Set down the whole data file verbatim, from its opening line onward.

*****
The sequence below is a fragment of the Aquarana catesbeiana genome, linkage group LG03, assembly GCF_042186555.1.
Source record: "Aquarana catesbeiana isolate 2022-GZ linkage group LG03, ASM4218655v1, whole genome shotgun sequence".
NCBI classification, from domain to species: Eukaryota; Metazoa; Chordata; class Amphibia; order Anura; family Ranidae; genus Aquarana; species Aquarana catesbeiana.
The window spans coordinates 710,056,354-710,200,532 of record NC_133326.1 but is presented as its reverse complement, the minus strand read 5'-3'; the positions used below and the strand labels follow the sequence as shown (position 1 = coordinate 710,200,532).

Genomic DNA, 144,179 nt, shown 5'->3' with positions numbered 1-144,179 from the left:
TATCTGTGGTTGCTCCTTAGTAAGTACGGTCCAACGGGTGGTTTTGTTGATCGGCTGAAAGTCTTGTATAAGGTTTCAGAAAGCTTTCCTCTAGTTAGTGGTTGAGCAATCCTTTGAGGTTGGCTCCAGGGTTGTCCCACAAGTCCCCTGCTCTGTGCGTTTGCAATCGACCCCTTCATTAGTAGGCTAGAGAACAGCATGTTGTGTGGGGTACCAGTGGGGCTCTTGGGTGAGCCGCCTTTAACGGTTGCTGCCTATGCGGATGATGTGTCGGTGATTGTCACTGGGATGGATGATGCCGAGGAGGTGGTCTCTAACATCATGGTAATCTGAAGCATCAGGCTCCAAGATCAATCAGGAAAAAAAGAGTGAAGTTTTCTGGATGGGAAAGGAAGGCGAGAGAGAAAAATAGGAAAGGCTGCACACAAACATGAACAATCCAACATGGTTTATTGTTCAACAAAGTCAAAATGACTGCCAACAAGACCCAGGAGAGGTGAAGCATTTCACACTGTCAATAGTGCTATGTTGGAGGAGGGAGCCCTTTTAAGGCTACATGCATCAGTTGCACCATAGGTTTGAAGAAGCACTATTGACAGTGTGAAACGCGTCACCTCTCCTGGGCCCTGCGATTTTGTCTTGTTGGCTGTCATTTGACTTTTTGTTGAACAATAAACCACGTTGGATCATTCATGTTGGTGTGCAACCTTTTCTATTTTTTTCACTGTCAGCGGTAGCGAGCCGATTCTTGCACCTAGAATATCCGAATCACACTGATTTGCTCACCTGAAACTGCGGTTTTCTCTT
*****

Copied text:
The sequence below is a fragment of the Aquarana catesbeiana genome, linkage group LG03, assembly GCF_042186555.1.
Source record: "Aquarana catesbeiana isolate 2022-GZ linkage group LG03, ASM4218655v1, whole genome shotgun sequence".
NCBI classification, from domain to species: Eukaryota; Metazoa; Chordata; class Amphibia; order Anura; family Ranidae; genus Aquarana; species Aquarana catesbeiana.
The window spans coordinates 710,056,354-710,200,532 of record NC_133326.1 but is presented as its reverse complement, the minus strand read 5'-3'; the positions used below and the strand labels follow the sequence as shown (position 1 = coordinate 710,200,532).

Genomic DNA, 144,179 nt, shown 5'->3' with positions numbered 1-144,179 from the left:
TATCTGTGGTTGCTCCTTAGTAAGTACGGTCCAACGGGTGGTTTTGTTGATCGGCTGAAAGTCTTGTATAAGGTTTCAGAAAGCTTTCCTCTAGTTAGTGGTTGAGCAATCCTTTGAGGTTGGCTCCAGGGTTGTCCCACAAGTCCCCTGCTCTGTGCGTTTGCAATCGACCCCTTCATTAGTAGGCTAGAGAACAGCATGTTGTGTGGGGTACCAGTGGGGCTCTTGGGTGAGCCGCCTTTAACGGTTGCTGCCTATGCGGATGATGTGTCGGTGATTGTCACTGGGATGGATGATGCCGAGGAGGTGGTCTCTAACATCATGGTAATCTGAAGCATCAGGCTCCAAGATCAATCAGGAAAAAAAGAGTGAAGTTTTCTGGATGGGAAAGGAAGGCGAGAGAGAAAAATAGGAAAGGCTGCACACAAACATGAACAATCCAACATGGTTTATTGTTCAACAAAGTCAAAATGACTGCCAACAAGACCCAGGAGAGGTGAAGCATTTCACACTGTCAATAGTGCTATGTTGGAGGAGGGAGCCCTTTTAAGGCTACATGCATCAGTTGCACCATAGGTTTGAAGAAGCACTATTGACAGTGTGAAACGCGTCACCTCTCCTGGGCCCTGCGATTTTGTCTTGTTGGCTGTCATTTGACTTTTTGTTGAACAATAAACCACGTTGGATCATTCATGTTGGTGTGCAACCTTTTCTATTTTTTTCACTGTCAGCGGTAGCGAGCCGATTCTTGCACCTAGAATATCCGAATCACACTGATTTGCTCACCTGAAACTGCGGTTTTCTCTT